Here is every parent's nightmare: Your child is going off to study abroad. As unsettling as that might be, the real nightmare comes when you get your first cellphone bill and realize you forgot to address the issue of staying in touch when your child is in a foreign land.
In truth, it's not just kids; it's anyone who travels with a smartphone and these days, that's just about everyone. Student or senior citizen, you need to address communication needs well before take-off.
Here's your step-by-step guide:
Find out whether the cellphone that will be traveling abroad can be unlocked — that is, untethered from your carrier. Generally, if your phone is paid for, it can be unlocked so skip ahead to Step 2.
If you still owe money on it, it can be unlocked but you must pay off the contract. If you choose to pay it off, go to Step 2.
If you choose not to pay it off, go to Step 3. Pour yourself some coffee and wait for the other readers to catch up.
An unlocked phone means you are no longer in an exclusive relationship with your carrier and you can start dating other carriers.
That means your next move, as a parent or as a student, is to consider buying a SIM card for the area or country being visited.
You'll get a local number, which is helpful if you're staying awhile. Depending on the plan you choose, you'll have data and all the perks of your phone at home.
But let's say you like your carrier. You don't want to date other carriers. Go to Step 3.
Welcome back, everyone. You have decided not to break up with your carrier, so you're keeping your phone locked. Or the financial disincentives mean you must stick with the carrier. In either case, you must protect yourself financially,
You have two options here. If you choose Option A — sticking with your carrier, for whatever reason — go to Step 4, Option A.
If you choose Option B, you could move your phone service elsewhere, in which case you should go to Step 4, Option B.
Step 4, Option A
If you're keeping your phone and it's locked, you should consider an international calling plan from your carrier that offers talk time and data, which is often more important than talk time. Who uses a phone to talk anymore?
Keep in mind that you can burn through a lot of data quickly, so choose a plan that offers the most data for the least money.
If this is what you choose to do, you can now skip to the section titled Keeping Your Costs Down.
Step 4, Option B
You know how people sometimes buy an old beater truck just because they hate mucking up their car when they're hauling trash or moving stuff or whatever scuffs the inside of your sedan?
Say hello to the concept of a beater phone.
You can go to Amazon, EBay or pretty much any other phone-selling site and buy an unlocked phone.
It may not be quite as nice as the phone you have, but the fact that it's not new means it won't cost you the family fortune. If this is what you choose, see Step 2 about buying a local SIM.
Also, see our video above about replacing a SIM card. Then rejoin us at the saving money category, because this applies no matter what you're doing.
Keeping your costs down
Hello again, callers. Everything that's been suggested so far comes at a price, so here's the part where you can help keep your costs down, no matter which phone option you choose.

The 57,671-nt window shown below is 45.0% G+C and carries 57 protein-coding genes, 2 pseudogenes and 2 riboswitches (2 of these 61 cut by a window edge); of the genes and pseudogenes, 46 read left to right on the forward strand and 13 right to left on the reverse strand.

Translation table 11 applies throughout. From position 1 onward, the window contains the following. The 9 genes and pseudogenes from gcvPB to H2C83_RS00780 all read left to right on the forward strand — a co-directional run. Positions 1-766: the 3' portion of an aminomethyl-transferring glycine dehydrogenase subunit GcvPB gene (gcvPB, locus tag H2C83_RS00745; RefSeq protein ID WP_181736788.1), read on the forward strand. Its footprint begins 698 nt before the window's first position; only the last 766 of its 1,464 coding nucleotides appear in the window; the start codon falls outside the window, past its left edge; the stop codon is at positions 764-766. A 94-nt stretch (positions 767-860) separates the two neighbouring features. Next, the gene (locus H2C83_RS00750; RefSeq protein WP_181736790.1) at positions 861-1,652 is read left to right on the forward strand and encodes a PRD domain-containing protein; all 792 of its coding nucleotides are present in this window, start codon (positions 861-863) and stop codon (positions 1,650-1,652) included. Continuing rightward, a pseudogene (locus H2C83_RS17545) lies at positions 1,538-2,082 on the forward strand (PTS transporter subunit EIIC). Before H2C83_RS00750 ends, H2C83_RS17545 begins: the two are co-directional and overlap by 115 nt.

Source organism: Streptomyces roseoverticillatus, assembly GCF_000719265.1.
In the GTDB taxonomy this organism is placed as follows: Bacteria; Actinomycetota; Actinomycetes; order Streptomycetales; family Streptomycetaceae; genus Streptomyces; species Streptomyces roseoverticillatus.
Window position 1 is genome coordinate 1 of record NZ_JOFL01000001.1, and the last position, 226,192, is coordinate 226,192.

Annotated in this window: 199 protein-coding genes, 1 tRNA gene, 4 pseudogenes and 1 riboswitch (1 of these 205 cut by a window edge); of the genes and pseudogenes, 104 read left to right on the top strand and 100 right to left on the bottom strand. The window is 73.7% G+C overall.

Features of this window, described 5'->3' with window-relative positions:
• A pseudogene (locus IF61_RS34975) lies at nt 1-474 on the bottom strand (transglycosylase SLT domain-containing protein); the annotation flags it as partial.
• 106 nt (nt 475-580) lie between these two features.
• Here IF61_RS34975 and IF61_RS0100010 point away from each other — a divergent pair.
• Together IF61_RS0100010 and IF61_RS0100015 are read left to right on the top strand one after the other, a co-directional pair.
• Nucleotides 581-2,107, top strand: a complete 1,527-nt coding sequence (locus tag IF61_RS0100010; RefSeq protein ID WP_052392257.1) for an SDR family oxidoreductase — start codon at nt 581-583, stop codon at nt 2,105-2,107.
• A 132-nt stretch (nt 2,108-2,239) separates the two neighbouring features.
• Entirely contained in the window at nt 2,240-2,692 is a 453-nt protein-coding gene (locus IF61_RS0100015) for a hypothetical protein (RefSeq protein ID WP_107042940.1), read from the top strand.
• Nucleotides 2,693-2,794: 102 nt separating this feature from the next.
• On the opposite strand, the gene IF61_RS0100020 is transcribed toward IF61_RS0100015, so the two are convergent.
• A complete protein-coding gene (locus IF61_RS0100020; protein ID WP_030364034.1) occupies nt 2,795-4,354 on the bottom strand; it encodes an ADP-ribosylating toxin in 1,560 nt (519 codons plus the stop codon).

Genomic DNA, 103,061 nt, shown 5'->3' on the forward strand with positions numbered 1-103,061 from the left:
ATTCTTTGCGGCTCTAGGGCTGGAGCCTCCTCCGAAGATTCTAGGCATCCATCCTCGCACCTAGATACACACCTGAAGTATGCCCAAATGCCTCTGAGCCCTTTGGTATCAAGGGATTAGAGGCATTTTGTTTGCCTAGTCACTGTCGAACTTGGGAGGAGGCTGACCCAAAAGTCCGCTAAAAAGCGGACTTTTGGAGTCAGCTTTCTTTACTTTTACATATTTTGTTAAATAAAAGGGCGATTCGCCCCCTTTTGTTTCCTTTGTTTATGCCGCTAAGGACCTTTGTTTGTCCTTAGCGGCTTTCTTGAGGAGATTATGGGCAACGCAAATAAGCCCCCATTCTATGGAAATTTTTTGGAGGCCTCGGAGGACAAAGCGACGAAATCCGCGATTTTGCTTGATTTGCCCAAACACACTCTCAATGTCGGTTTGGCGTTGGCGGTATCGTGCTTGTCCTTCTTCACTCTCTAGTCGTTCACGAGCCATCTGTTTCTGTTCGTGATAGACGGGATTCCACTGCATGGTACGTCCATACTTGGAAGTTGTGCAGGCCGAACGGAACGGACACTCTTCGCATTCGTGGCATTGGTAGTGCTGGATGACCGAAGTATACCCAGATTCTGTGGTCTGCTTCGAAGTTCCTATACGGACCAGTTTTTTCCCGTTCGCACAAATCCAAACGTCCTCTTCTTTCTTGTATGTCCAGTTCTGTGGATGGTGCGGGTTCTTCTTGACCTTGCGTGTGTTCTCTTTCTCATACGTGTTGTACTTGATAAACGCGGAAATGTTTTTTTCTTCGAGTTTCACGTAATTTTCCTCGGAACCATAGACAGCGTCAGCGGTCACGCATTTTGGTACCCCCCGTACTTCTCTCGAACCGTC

In the Aug. 28 "On the Spot" column, based on a reader request for help managing her daughter's finances while the young woman studies abroad, experts from personal finance sites gave us some money-saving tips.
Here's what almost everyone agreed on:
If your student has Skype and you have Skype, the cost of a call is free when you Skype to Skype. The only thing you may need is headphones or earphones.
If you originate the call and the callee isn't using Skype, the cost to you is usually 2 or 3 cents a minute, more if you're calling a cellphone.
Wi-Fi is imperative in either case. In my experience in calling home from all over the world, wobbly Wi-Fi means the call can be a little shaky, but usually the quality is good to excellent.
You also can video Skype, which is useful when your student wants to introduce a new love interest or show off that cool new tattoo. (Just remember that your student can hear you gasp.)
►WhatsApp. It began life as a messaging app but has grown to include voice and video calling.
Supporters are enthusiastic, including Kim Grant, editorial director of Bindu Trips, a new service that helps you plan and execute itineraries.
Grant is working with more than 150 journalists worldwide, "most of whom are on the road 75 plus days a year," she said in an email.
"The vast majority of us use WhatsApp to stay in touch with work, family and friends," she said. "It's free, works through Wi-Fi, doesn't drop calls, [is] easy to download and ubiquitous among our extensive cohorts."
An added feature, said Albert Stumm, a travel writer based in Barcelona, Spain, is that it "uses very little data for its voice call function, so I never worry about using it in my cellular network's plan either."
And, parents, here's an important consideration: "It's also the app that young people use almost universally throughout Europe to send text messages," he said in an email.
►Then there's MagicJack, free as a a phone app but not by PC.
This was a new one for me, but John Lampl, formerly in media relations for British Airways, uses the MagicJack app on his smartphone.
It works well, he said, if there's reliable Wi-Fi. He has called L.A. from Italy, France, India, Britain, Sweden, Norway, Denmark and Finland, Russia, Japan and Colombia, he said in an email, with no problem and no charge.
It's important to him to connect with family, in this case a daily chat with his 99-year-old mother.
See, kids? No matter how old you are, checking in with Mom is always the right thing to do.
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